CM . . . . Volume XXIII Number 6 . . . . October 14, 2016
Five Busy Beavers is a variation of the "Five Little Ducks" story/song that many children learn in school or at storytime. Here, though, five beavers are busy making a dam and are distracted by woodland friends who want to play.
The book uses this rhyme scheme consistently throughout (although there is no readily available tune to sing it to, as with the "Five Little Ducks"). As is evidenced in the excerpt, opportunities for learning present themselves through vocabulary (ex. bog, gnawing, ferrying), and through the different types of animals presented throughout the text (muskrat, heron, chorus frogs, turtle, firefly). Even though the illustrated and digital collage images give an idea of what these animals look like, my kids always like to see what the 'real' animals look like (such as in images from the Internet) as they recognize that the book's images are not realistic.
The illustrations in this book are quite cute; the beavers' facial expressions and the different types of tree bark shown give a lot of detail. All of this, as well as the other little details in the book, could lead to meaningful discussions (ex. Why are there lines that look like quotation marks around the heron's foot or the beaver's tail? To show movement.)
Throughout the story, four of the five beavers leave with their friends to play while one beaver remains at the dam to finish the job. When he tiredly leaves at the end of the day, he returns home to the other beavers and their friends having decorated the home and yelling 'surprise'. It is unclear if it is the single beaver's birthday (there is no clear indication of this), but I wonder why else there would be a 'surprise'. Plot-wise, I also question why the four beavers and their friends string up flowers and make water lily pie for the 'surprise' to "make amends" (for leaving the beaver alone to work, I guess) rather than returning to finish the dam so the single beaver doesn't have to work alone. At any rate, young readers likely would not pick up on these details and would focus instead on the 'surprise' and the teamwork of the beavers and their other animal friends in creating the surprise.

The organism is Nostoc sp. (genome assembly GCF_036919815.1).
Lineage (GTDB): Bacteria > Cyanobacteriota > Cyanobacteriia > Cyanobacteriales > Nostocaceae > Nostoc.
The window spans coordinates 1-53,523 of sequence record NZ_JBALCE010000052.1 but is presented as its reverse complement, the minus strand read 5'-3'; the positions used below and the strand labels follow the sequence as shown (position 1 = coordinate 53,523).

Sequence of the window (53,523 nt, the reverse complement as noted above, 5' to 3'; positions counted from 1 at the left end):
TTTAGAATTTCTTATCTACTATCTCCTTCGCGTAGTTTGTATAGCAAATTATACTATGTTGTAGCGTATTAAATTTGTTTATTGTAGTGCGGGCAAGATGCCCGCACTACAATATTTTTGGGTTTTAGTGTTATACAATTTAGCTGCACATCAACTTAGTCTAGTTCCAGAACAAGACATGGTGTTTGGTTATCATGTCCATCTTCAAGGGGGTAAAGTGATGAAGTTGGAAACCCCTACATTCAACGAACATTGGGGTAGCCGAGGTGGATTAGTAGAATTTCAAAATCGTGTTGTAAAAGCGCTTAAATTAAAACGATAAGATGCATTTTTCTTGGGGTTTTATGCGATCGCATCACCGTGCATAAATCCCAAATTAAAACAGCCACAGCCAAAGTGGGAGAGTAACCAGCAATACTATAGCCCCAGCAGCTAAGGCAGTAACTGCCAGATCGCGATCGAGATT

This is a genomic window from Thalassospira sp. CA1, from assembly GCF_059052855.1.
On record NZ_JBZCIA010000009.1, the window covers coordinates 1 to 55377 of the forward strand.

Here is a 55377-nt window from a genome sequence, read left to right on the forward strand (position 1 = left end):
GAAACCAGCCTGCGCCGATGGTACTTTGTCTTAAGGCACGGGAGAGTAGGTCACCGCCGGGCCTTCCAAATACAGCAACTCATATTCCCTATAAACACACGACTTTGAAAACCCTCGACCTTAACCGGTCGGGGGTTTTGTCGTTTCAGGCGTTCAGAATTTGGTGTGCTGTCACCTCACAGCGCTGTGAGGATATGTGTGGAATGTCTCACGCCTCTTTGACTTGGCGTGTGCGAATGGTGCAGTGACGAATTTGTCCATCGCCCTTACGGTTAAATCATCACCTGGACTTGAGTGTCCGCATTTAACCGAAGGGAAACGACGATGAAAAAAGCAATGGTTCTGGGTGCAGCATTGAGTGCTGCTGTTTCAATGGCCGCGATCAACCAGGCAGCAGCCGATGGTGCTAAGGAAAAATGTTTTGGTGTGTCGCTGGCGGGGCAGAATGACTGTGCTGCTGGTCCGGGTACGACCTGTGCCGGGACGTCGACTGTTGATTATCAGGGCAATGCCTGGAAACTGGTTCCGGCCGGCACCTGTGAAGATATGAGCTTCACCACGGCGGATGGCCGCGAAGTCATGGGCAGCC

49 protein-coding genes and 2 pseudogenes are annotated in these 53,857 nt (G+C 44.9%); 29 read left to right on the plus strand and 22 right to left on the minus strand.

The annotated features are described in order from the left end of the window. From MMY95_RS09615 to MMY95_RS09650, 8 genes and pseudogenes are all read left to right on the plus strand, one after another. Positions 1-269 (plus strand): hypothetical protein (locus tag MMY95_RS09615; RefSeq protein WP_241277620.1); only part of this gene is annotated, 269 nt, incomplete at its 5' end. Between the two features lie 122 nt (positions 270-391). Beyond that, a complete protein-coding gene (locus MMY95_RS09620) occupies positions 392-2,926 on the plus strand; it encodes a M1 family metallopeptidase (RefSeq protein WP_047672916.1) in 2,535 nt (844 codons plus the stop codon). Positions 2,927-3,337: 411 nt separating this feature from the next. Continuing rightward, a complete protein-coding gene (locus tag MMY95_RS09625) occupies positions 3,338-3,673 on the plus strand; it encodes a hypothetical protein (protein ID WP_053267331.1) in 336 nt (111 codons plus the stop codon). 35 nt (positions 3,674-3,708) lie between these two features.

Overall, Five Busy Beavers is a fun book that young readers will enjoy, especially if they like animals.
Karyn Miehl, a mother of two and a secondary school English teacher, lives in Kingsville, ON.
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